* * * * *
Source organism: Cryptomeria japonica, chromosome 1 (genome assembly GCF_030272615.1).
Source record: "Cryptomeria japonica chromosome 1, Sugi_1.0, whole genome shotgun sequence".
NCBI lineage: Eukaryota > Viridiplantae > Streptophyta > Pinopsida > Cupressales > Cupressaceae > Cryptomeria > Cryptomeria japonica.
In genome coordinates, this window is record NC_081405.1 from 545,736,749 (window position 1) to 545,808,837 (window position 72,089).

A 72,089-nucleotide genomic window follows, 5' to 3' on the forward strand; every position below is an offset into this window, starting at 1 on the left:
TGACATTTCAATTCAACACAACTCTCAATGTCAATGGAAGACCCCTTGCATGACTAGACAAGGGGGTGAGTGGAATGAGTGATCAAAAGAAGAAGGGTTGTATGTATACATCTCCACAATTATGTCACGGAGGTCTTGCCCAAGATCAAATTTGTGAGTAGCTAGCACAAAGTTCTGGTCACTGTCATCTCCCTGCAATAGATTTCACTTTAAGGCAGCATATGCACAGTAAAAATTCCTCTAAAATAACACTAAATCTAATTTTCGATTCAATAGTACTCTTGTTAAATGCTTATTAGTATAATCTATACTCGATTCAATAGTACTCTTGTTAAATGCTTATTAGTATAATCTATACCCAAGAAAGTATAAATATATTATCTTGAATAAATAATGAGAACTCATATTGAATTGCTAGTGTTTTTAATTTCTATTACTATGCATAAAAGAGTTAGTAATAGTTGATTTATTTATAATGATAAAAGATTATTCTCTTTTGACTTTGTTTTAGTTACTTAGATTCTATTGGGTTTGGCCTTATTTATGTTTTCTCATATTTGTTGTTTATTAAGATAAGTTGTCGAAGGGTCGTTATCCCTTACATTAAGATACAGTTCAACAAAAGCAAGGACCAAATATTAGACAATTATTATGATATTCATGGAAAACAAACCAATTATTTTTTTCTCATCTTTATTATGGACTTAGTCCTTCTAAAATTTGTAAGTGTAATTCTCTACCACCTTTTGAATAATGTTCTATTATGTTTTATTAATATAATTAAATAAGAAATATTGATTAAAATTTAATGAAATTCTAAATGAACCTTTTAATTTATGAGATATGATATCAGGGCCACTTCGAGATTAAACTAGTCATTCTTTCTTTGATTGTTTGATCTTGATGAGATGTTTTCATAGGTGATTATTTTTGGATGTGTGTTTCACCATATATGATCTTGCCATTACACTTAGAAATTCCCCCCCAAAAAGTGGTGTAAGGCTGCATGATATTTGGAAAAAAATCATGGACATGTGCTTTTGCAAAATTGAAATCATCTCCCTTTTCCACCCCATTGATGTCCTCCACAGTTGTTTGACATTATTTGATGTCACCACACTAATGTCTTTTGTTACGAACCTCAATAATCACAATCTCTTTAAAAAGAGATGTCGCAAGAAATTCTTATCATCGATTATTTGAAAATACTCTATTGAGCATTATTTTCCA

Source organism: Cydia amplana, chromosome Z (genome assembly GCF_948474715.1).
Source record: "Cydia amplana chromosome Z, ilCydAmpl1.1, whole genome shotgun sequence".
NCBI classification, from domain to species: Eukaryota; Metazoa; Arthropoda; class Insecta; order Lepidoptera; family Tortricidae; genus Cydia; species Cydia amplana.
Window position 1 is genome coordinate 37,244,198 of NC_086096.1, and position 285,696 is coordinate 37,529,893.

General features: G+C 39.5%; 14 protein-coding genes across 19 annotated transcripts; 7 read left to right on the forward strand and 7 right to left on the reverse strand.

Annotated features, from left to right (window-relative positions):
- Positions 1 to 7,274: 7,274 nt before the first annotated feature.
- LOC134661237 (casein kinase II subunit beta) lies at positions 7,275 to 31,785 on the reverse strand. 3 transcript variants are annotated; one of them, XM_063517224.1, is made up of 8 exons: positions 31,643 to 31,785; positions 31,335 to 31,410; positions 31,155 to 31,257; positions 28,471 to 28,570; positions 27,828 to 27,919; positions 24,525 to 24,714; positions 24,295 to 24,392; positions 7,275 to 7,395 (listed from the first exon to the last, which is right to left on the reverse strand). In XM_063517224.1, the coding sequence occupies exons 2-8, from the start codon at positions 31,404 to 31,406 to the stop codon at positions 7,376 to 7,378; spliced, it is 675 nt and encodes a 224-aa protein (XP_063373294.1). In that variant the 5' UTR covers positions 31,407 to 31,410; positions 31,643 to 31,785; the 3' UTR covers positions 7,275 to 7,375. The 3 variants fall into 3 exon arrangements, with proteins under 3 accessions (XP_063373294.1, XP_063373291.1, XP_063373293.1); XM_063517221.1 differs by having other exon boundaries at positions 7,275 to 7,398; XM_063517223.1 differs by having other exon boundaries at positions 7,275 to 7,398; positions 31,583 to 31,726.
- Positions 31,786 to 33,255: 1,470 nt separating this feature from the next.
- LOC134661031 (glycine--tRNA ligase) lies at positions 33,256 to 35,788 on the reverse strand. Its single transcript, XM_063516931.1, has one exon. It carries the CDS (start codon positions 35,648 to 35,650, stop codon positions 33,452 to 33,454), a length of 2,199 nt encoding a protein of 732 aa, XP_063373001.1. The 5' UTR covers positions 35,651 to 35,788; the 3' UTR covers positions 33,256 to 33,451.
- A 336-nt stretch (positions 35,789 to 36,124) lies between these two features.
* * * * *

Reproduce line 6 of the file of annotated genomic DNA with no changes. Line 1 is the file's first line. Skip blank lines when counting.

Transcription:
TGACATTTCAATTCAACACAACTCTCAATGTCAATGGAAGACCCCTTGCATGACTAGACAAGGGGGTGAGTGGAATGAGTGATCAAAAGAAGAAGGGTTGTATGTATACATCTCCACAATTATGTCACGGAGGTCTTGCCCAAGATCAAATTTGTGAGTAGCTAGCACAAAGTTCTGGTCACTGTCATCTCCCTGCAATAGATTTCACTTTAAGGCAGCATATGCACAGTAAAAATTCCTCTAAAATAACACTAAATCTAATTTTCGATTCAATAGTACTCTTGTTAAATGCTTATTAGTATAATCTATACTCGATTCAATAGTACTCTTGTTAAATGCTTATTAGTATAATCTATACCCAAGAAAGTATAAATATATTATCTTGAATAAATAATGAGAACTCATATTGAATTGCTAGTGTTTTTAATTTCTATTACTATGCATAAAAGAGTTAGTAATAGTTGATTTATTTATAATGATAAAAGATTATTCTCTTTTGACTTTGTTTTAGTTACTTAGATTCTATTGGGTTTGGCCTTATTTATGTTTTCTCATATTTGTTGTTTATTAAGATAAGTTGTCGAAGGGTCGTTATCCCTTACATTAAGATACAGTTCAACAAAAGCAAGGACCAAATATTAGACAATTATTATGATATTCATGGAAAACAAACCAATTATTTTTTTCTCATCTTTATTATGGACTTAGTCCTTCTAAAATTTGTAAGTGTAATTCTCTACCACCTTTTGAATAATGTTCTATTATGTTTTATTAATATAATTAAATAAGAAATATTGATTAAAATTTAATGAAATTCTAAATGAACCTTTTAATTTATGAGATATGATATCAGGGCCACTTCGAGATTAAACTAGTCATTCTTTCTTTGATTGTTTGATCTTGATGAGATGTTTTCATAGGTGATTATTTTTGGATGTGTGTTTCACCATATATGATCTTGCCATTACACTTAGAAATTCCCCCCCAAAAAGTGGTGTAAGGCTGCATGATATTTGGAAAAAAATCATGGACATGTGCTTTTGCAAAATTGAAATCATCTCCCTTTTCCACCCCATTGATGTCCTCCACAGTTGTTTGACATTATTTGATGTCACCACACTAATGTCTTTTGTTACGAACCTCAATAATCACAATCTCTTTAAAAAGAGATGTCGCAAGAAATTCTTATCATCGATTATTTGAAAATACTCTATTGAGCATTATTTTCCA